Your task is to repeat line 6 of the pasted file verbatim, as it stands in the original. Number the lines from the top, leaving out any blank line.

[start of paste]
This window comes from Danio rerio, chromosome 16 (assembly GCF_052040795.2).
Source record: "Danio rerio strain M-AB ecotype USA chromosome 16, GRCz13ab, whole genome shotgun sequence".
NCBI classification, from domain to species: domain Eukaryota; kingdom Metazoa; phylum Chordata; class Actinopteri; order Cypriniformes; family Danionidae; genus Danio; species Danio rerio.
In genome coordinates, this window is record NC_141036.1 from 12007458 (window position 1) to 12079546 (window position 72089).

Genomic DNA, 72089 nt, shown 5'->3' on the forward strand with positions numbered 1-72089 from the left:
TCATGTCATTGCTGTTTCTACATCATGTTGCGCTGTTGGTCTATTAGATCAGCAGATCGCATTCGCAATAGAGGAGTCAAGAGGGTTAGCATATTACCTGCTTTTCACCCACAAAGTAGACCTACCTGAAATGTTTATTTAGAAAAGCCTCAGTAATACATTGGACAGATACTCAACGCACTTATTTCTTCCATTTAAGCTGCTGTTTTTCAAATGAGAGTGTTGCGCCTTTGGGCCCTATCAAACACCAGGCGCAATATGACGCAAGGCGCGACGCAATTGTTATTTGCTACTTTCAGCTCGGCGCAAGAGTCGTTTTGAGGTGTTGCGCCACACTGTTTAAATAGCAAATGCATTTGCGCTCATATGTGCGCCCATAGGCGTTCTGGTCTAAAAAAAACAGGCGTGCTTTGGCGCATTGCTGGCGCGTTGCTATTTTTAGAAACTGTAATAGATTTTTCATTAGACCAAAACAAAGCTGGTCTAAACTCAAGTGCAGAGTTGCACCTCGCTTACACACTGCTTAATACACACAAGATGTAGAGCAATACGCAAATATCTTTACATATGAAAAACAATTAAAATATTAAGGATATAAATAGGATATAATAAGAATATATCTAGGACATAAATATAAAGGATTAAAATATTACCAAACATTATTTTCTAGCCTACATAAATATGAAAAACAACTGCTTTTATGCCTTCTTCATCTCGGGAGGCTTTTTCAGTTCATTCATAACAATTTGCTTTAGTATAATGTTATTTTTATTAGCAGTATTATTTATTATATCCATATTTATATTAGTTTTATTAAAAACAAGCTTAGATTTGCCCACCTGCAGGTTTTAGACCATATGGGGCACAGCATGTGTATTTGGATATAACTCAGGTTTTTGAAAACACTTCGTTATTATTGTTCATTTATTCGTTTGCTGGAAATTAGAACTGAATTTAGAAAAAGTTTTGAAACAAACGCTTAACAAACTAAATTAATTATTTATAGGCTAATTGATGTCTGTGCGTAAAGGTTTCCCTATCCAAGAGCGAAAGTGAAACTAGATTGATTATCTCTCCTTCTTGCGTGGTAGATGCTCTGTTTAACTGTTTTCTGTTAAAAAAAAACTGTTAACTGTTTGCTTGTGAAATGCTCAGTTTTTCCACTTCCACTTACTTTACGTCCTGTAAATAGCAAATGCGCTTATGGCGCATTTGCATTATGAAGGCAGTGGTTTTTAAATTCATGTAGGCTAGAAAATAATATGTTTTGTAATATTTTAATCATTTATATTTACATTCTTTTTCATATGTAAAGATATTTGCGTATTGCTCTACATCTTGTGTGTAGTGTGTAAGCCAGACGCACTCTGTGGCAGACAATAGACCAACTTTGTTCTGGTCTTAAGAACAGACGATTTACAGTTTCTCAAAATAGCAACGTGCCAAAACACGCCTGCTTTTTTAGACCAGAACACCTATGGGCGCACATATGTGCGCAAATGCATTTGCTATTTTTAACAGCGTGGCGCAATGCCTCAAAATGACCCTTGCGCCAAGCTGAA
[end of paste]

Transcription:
TCATGTCATTGCTGTTTCTACATCATGTTGCGCTGTTGGTCTATTAGATCAGCAGATCGCATTCGCAATAGAGGAGTCAAGAGGGTTAGCATATTACCTGCTTTTCACCCACAAAGTAGACCTACCTGAAATGTTTATTTAGAAAAGCCTCAGTAATACATTGGACAGATACTCAACGCACTTATTTCTTCCATTTAAGCTGCTGTTTTTCAAATGAGAGTGTTGCGCCTTTGGGCCCTATCAAACACCAGGCGCAATATGACGCAAGGCGCGACGCAATTGTTATTTGCTACTTTCAGCTCGGCGCAAGAGTCGTTTTGAGGTGTTGCGCCACACTGTTTAAATAGCAAATGCATTTGCGCTCATATGTGCGCCCATAGGCGTTCTGGTCTAAAAAAAACAGGCGTGCTTTGGCGCATTGCTGGCGCGTTGCTATTTTTAGAAACTGTAATAGATTTTTCATTAGACCAAAACAAAGCTGGTCTAAACTCAAGTGCAGAGTTGCACCTCGCTTACACACTGCTTAATACACACAAGATGTAGAGCAATACGCAAATATCTTTACATATGAAAAACAATTAAAATATTAAGGATATAAATAGGATATAATAAGAATATATCTAGGACATAAATATAAAGGATTAAAATATTACCAAACATTATTTTCTAGCCTACATAAATATGAAAAACAACTGCTTTTATGCCTTCTTCATCTCGGGAGGCTTTTTCAGTTCATTCATAACAATTTGCTTTAGTATAATGTTATTTTTATTAGCAGTATTATTTATTATATCCATATTTATATTAGTTTTATTAAAAACAAGCTTAGATTTGCCCACCTGCAGGTTTTAGACCATATGGGGCACAGCATGTGTATTTGGATATAACTCAGGTTTTTGAAAACACTTCGTTATTATTGTTCATTTATTCGTTTGCTGGAAATTAGAACTGAATTTAGAAAAAGTTTTGAAACAAACGCTTAACAAACTAAATTAATTATTTATAGGCTAATTGATGTCTGTGCGTAAAGGTTTCCCTATCCAAGAGCGAAAGTGAAACTAGATTGATTATCTCTCCTTCTTGCGTGGTAGATGCTCTGTTTAACTGTTTTCTGTTAAAAAAAAACTGTTAACTGTTTGCTTGTGAAATGCTCAGTTTTTCCACTTCCACTTACTTTACGTCCTGTAAATAGCAAATGCGCTTATGGCGCATTTGCATTATGAAGGCAGTGGTTTTTAAATTCATGTAGGCTAGAAAATAATATGTTTTGTAATATTTTAATCATTTATATTTACATTCTTTTTCATATGTAAAGATATTTGCGTATTGCTCTACATCTTGTGTGTAGTGTGTAAGCCAGACGCACTCTGTGGCAGACAATAGACCAACTTTGTTCTGGTCTTAAGAACAGACGATTTACAGTTTCTCAAAATAGCAACGTGCCAAAACACGCCTGCTTTTTTAGACCAGAACACCTATGGGCGCACATATGTGCGCAAATGCATTTGCTATTTTTAACAGCGTGGCGCAATGCCTCAAAATGACCCTTGCGCCAAGCTGAA